© Università degli Studi di Padova - Credits: HCE Web agency
Mariachiara Berlinghieri is a recent graduate from the Master degree in Human Rights and Multilevel Governance at the University of Padua. She is currently enrolled in a Master of second level in Migration law at the University of Bergamo. She discussed her thesis “A cross-country comparison on the right of refugees to family reunification. Eligibility criteria and access of the procedure in Canada, Australia and the United Kingdom” under the supervision of prof. Antoine Meyer.
The family is undeniably one of the most important aspects of people’s lives and the fundamental unit of our society. When families get separated along the routes trying to flee conflict or persecution or stay behind in the country of origin, family reunification often becomes the only safe and legal path for refugees to reunite with their family members. Indeed, according to UNHCR, family unity can have a number of benefits both in terms of physical and mental well-being for family members and in helping reduce the number of spontaneous arrivals when people are often smuggled or put in dangerous situations.
The aim of this work was to analyse the challenges in law and practice to the enjoyment of family reunification for recognised refugees, by looking at eligibility, i.e., the criteria applied to select which family members are eligible to apply, and procedural requirements, i.e., the conditions refugees and family members have to satisfy to reunite. The work was developed on two levels: first, comparing the family reunification processes in place in Canada, Australia and the UK between them and second, confronting their status with international standards.
Understanding whether or not refugees have a right to family reunification was the necessary starting point. International human rights law recognises a universal right to family unity and family life. As art. 16 of the Universal Declaration on Human Rights establishes that “the family is the natural and fundamental group unit of society and is entitled to protection by society and the State”. Similar provisions can be found in art. 17 of the International Covenant on Civil and Political Rights and in art. 23 of the International Covenant on Economic, Social and Cultural Rights, which impose on States not to interfere with one’s family life and to accord it the widest level of protection respectively. On the contrary, the 1951 Refugee Convention is silent on the matter of family reunification and only refers to refugees without any mention of the refugee’s family. The closest reference to a right to family reunion can be found in the Convention on the Rights of the Child, where article 22 establishes that refugee children are entitled to special assistance in the process of reuniting with their family members.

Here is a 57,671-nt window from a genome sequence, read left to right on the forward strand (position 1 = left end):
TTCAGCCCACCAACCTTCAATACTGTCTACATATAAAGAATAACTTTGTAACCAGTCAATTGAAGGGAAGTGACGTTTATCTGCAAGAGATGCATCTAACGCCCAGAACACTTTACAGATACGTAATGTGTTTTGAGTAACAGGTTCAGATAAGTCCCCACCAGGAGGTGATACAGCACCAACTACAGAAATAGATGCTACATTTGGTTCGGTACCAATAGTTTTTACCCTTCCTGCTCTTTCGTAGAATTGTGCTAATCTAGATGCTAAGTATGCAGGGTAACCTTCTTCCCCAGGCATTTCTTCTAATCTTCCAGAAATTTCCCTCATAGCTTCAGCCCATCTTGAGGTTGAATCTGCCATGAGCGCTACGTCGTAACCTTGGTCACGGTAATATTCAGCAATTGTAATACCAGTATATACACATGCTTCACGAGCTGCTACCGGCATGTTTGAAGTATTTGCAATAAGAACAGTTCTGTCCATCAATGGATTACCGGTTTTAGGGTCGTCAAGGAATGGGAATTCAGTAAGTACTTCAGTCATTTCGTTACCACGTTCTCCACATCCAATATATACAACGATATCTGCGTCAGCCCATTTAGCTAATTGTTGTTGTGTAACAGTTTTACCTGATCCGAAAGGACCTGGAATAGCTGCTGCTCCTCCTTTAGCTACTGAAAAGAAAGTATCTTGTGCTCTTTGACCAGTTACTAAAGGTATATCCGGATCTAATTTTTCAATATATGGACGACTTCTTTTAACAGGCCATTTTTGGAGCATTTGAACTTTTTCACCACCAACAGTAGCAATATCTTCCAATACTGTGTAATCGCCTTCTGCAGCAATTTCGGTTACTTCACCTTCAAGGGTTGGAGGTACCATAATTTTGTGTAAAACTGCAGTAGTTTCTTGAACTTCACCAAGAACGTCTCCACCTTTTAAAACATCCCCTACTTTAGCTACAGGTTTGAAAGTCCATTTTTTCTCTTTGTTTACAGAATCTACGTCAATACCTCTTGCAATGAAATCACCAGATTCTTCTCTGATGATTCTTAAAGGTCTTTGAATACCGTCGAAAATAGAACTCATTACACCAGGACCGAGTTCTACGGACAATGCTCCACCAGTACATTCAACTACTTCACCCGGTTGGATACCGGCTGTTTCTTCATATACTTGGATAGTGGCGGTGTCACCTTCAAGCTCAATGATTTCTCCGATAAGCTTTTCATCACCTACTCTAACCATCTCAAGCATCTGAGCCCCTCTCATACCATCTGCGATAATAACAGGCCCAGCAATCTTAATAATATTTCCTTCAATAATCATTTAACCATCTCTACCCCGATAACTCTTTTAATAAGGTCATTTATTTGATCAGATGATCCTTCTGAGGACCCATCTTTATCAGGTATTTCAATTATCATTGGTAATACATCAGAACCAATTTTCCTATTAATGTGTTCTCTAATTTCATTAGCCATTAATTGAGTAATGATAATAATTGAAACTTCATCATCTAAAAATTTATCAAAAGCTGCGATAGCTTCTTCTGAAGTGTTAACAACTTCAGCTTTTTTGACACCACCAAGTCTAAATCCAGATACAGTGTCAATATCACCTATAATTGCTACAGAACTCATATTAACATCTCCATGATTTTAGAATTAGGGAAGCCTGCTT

At the regional level, the European Court of Human Rights has recently taken its stance on the preservation of family unity when deciding cases under art. 8 of the European Convention on Human Rights. In one of its latest decisions, the ECtHR ruled that all refugees have a right to family reunification, regardless of whether they have temporary protection or convention status, since, as it was rightly held by the applicant, “the need for family unity should not be dependent on a person’s status, but on the gravity of the obstacles preventing that person from enjoying family life in his or her country of origin”. As art. 8 provides strong protection for family relations and applies a broad notion of family, which also includes de facto family ties, the Court has been willing to consider a wide range of factors in its evaluation, such as the vulnerability and difficult personal history of the applicants, the age of children involved, the level of dependency and the attachment to the host country, which can prove the importance of keeping families together.